WASHINGTON — That John David Podesta has an appropriate fondness for roller coasters did not go without notice in the Rose Garden on Tuesday.
"That will certainly serve him well here," said President Clinton, leaving unsaid the obvious: That as his new--and fourth--chief of staff, Podesta is taking over a White House staff that in its six years has climbed the heights to triumph but also knows too well the terrifying descents.
Podesta, 49, will replace Erskine Bowles. The popular, effective and somewhat patrician staff chief has wanted to rejoin his family in North Carolina and contemplate a run for governor there--nearly every day of a two-year tenure that he portrayed all along as a short-term assignment.
In turning to Podesta, one of Bowles' two deputies, Clinton chose a man for whom Washington insiders on Tuesday found no shortage of descriptives: a real warrior. Tough. A workaholic. A real politician. And, even, a real liberal.
Then there's what he's not: a theoretical chin-scratcher. There's what he does: shoot straight. And what he doesn't do: spare feelings.
From Blue Blood to Blue Collar
"An unlikely pair," Podesta said of himself and Bowles, with his predecessor to his left and the president to his right. "Bowles from North Carolina, Podesta from Chicago. Bowles, blue blood; Podesta, blue collar. No one ever got confused about which one of us had a passion for golf and which one of us had a passion for amusement parks."
At a time when veterans of Clinton's early White House years are leaving, Podesta's ascent gives Clinton a chief of staff who brings more practical, broad-based Washington experience to the spacious office in the southwest corner of the White House West Wing barely 20 paces from the Oval Office than perhaps anyone in more than two decades. Others have brought more gravitas to the office because of their seniority--former Sen. Howard H. Baker Jr., for one, in the Ronald Reagan White House--but none has had Podesta's variety of service.
He served as Clinton's staff secretary at the outset of the administration, taking on such onerous chores as monitoring the Whitewater investigation and looking into such sticky early-term missteps as the firing of the White House travel office staff and the mishandling of FBI files on Bush administration personnel.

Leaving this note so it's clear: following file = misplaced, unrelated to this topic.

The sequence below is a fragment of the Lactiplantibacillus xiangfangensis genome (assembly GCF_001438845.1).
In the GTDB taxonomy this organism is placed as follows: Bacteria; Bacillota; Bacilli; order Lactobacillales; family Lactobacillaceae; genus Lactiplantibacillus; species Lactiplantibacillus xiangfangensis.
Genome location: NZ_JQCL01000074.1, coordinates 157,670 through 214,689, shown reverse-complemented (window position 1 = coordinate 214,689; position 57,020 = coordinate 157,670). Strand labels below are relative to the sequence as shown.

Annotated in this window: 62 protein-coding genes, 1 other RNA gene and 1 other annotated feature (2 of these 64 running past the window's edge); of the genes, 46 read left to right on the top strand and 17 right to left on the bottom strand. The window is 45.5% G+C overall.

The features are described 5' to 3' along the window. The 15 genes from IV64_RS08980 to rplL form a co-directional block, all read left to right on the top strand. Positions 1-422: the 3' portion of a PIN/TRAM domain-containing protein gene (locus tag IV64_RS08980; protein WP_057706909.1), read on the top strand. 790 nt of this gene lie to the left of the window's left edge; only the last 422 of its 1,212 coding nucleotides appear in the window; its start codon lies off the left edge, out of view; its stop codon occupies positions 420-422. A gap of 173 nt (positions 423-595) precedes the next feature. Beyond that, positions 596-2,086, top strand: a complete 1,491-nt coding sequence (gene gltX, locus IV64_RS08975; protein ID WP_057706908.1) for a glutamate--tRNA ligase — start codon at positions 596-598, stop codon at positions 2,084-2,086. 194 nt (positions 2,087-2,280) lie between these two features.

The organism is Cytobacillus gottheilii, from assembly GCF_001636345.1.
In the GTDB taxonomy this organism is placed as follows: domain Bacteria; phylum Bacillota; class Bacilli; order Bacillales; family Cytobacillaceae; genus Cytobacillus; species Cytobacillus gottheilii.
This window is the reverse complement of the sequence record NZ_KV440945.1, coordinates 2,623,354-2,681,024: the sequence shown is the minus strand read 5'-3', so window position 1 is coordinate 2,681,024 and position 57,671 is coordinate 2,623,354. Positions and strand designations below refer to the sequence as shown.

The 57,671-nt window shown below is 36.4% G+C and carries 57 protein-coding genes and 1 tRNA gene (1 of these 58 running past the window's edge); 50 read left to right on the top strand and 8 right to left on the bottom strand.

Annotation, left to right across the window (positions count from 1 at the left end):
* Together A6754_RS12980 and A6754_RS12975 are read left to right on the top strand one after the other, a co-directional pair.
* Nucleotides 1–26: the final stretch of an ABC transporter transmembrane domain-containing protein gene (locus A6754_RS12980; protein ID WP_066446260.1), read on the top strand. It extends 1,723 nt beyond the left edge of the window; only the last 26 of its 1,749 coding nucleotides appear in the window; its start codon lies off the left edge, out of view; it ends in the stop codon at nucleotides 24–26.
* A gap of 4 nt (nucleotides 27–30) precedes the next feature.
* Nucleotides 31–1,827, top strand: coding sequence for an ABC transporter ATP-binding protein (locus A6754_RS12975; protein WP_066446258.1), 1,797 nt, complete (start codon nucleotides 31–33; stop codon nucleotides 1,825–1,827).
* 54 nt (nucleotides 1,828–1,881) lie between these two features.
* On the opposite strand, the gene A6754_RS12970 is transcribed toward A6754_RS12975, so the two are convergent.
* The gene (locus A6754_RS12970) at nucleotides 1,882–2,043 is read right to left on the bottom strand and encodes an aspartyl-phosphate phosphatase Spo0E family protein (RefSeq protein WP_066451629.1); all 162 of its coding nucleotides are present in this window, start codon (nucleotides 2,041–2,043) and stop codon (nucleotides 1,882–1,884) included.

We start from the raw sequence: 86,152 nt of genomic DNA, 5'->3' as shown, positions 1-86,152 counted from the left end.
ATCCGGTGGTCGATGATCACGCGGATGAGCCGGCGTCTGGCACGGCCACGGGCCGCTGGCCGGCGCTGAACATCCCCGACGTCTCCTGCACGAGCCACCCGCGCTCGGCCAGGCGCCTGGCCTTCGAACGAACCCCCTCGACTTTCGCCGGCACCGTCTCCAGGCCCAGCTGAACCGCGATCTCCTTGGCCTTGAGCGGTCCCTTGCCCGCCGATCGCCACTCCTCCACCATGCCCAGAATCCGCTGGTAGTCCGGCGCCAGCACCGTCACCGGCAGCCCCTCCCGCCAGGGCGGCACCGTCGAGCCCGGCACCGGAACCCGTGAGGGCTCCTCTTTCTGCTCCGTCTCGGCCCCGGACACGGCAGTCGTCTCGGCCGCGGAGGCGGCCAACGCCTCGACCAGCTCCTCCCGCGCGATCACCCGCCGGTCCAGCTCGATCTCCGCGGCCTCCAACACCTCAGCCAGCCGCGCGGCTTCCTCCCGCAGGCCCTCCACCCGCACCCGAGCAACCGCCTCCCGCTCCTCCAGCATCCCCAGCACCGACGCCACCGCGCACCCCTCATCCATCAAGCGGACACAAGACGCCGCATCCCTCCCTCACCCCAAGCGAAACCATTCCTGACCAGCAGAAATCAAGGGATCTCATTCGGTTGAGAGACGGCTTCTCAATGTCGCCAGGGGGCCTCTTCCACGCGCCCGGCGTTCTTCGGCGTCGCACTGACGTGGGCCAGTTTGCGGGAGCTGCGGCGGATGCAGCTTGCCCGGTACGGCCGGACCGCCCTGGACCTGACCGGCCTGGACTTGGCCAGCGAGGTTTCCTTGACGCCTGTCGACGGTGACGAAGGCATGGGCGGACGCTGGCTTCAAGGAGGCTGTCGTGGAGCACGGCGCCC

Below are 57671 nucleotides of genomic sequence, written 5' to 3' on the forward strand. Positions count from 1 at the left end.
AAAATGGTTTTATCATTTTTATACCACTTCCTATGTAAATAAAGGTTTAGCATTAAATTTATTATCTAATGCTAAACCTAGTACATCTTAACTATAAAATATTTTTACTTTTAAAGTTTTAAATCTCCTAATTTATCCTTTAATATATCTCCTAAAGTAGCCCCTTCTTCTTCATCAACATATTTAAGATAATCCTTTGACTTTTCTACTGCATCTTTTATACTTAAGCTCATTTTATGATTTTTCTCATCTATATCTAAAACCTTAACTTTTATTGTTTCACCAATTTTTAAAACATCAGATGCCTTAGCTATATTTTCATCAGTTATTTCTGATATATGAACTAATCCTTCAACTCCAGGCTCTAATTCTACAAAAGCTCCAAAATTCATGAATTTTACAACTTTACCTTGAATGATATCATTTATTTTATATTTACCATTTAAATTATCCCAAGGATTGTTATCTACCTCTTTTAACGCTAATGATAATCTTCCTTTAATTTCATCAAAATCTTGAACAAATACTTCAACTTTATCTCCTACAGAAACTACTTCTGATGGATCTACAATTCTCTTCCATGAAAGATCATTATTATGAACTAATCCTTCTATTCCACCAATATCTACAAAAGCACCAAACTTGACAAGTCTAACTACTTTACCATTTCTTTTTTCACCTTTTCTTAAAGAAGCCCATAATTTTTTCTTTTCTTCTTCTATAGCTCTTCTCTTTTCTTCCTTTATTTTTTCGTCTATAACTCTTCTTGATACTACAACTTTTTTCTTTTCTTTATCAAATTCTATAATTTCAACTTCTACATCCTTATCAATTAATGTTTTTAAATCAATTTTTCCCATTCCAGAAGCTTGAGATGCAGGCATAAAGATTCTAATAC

He then taught a course on, among other things, government scandals, in 1995 and 1996 at the Georgetown University Law Center, from which he had graduated. And one month after Clinton's reelection, Podesta returned to the White House as deputy chief of staff.
As a member of the White House senior staff, Podesta was among those to whom Clinton gave a direct denial in January of an adulterous affair with Monica S. Lewinsky. The president later apologized to his aides.
Now, a key part of Podesta's mission is to restore Clinton's damaged presidency.
Clinton unveiled his new chief of staff Tuesday in the White House Rose Garden, adding an element of ceremony--replete with Marine Band and some 200 applauding staff members--to an announcement that might have been made more conventionally by a short presidential visit to the White House press room.
"He is brilliant, he has a tough hide, a dry wit, a lot of patience in dealing with the president, hard-won wisdom, and a genuine compassion for improving this nation." That description was offered by the president himself.
His grandparents, Podesta said, struggled to reach the United States at the turn of the century and then struggled to survive here. His father, a factory worker, finished only one year of high school.
"I know what it really means to work for the minimum wage and to count your raises in cents and not dollars," he said.
History Dates Back to McGovern
Podesta has long been a part of Democratic Party causes, reaching back to George S. McGovern's 1972 presidential campaign. His brother, Tony Podesta, is a Democratic political consultant in Washington.
For more than a decade beginning in 1977, Podesta worked in the Senate, first as counsel to the Judiciary Committee and then as counsel to the Agriculture Committee.
"John is the one guy down there who actually passed legislation," said a Senate colleague. "John knows how to close a deal. He brings a sense of how to get things done but he really understands policy."
That, say Podesta's admirers, is what Clinton needs now, with the end of his term in sight and unmet goals--among them protection of the Social Security System.
"If you look at the next two years as a time when the president's goal is to put points on the board, John will do as well as anybody. He'll just scrap it out. If you're a reasonable person and have the president's authority behind you, you can negotiate with anybody--and he'll deal smart," said one Clinton advisor with many years of experience dealing with Congress.
Besides all that, said Clinton, whose late-night card games keep travelers awake on Air Force One, Podesta brings one other talent to the job:
"He is a better hearts player than Erskine Bowles."
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Profile: John Podesta
Here is background on President Clinton's next chief of staff:
* Age: 49
* Education: bachelor's degree in law from Georgetown, 1976
* Career: former counsel to the House Judiciary Committee; White House staff secretary and senior policy advisor under Clinton; deputy chief of staff for last two years
* Personal: married, father of three; native of Chicago's northwest side; has known Clinton since 1970
\o7 Source: Times wire services\f7